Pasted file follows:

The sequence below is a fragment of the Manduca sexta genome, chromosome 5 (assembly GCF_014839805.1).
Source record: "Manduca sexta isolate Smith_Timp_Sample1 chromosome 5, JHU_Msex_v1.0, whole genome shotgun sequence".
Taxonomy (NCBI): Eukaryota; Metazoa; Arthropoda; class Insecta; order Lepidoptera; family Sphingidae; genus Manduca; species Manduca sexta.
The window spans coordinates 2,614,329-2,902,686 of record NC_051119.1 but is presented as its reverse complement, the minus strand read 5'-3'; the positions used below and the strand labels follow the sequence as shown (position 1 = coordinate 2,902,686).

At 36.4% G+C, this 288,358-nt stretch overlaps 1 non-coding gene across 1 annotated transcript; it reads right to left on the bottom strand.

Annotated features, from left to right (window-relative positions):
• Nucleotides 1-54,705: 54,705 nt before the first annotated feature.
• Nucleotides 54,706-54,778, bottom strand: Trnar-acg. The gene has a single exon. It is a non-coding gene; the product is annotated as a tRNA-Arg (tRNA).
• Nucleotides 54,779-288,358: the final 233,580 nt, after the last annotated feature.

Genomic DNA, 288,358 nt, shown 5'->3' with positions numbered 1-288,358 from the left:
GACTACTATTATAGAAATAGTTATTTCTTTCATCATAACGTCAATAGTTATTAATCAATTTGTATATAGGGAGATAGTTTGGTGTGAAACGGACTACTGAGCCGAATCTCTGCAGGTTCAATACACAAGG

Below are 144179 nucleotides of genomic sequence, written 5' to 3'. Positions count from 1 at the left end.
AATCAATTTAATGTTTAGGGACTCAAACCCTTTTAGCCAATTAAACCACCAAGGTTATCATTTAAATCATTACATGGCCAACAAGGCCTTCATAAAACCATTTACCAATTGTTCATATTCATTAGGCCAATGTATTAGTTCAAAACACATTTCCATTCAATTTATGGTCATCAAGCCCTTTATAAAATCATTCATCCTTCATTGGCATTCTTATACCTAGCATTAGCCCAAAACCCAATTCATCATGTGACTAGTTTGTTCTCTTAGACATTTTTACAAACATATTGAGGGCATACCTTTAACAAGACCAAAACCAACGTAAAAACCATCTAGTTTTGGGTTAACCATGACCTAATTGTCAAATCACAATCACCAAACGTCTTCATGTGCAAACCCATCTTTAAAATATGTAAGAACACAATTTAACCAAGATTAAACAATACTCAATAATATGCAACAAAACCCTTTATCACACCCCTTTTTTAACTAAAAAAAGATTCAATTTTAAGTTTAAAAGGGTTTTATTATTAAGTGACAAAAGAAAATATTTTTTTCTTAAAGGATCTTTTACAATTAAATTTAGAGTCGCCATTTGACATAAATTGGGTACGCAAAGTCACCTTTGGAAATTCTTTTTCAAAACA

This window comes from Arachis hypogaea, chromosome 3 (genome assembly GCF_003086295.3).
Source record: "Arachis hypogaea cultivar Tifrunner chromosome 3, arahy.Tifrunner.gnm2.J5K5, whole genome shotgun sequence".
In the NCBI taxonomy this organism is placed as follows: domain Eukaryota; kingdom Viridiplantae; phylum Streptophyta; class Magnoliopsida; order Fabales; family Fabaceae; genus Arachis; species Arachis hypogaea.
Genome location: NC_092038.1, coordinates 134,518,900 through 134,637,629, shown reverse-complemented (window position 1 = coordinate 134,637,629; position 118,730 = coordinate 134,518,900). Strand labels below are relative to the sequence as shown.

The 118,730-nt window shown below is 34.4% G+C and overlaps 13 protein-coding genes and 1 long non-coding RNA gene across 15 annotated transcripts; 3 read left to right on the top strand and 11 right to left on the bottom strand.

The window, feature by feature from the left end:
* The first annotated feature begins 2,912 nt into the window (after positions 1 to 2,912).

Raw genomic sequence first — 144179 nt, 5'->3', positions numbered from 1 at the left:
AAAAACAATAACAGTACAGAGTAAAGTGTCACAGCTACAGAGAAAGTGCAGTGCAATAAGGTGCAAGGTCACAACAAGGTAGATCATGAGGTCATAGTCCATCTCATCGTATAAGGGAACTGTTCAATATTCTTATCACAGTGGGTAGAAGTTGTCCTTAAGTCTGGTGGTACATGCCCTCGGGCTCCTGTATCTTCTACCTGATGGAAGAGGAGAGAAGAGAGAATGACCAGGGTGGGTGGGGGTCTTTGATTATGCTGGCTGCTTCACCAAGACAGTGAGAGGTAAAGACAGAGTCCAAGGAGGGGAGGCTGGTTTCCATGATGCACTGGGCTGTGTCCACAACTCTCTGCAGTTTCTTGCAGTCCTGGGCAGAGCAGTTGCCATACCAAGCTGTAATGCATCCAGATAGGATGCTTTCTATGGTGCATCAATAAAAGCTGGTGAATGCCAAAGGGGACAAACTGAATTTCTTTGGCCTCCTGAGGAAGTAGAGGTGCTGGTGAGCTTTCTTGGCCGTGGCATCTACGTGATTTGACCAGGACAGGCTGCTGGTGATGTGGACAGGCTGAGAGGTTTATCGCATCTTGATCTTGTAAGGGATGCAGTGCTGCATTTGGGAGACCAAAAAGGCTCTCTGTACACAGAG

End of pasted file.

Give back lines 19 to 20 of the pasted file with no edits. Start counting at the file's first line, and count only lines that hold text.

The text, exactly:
The window, feature by feature from the left end:
* The first annotated feature begins 2,912 nt into the window (after positions 1 to 2,912).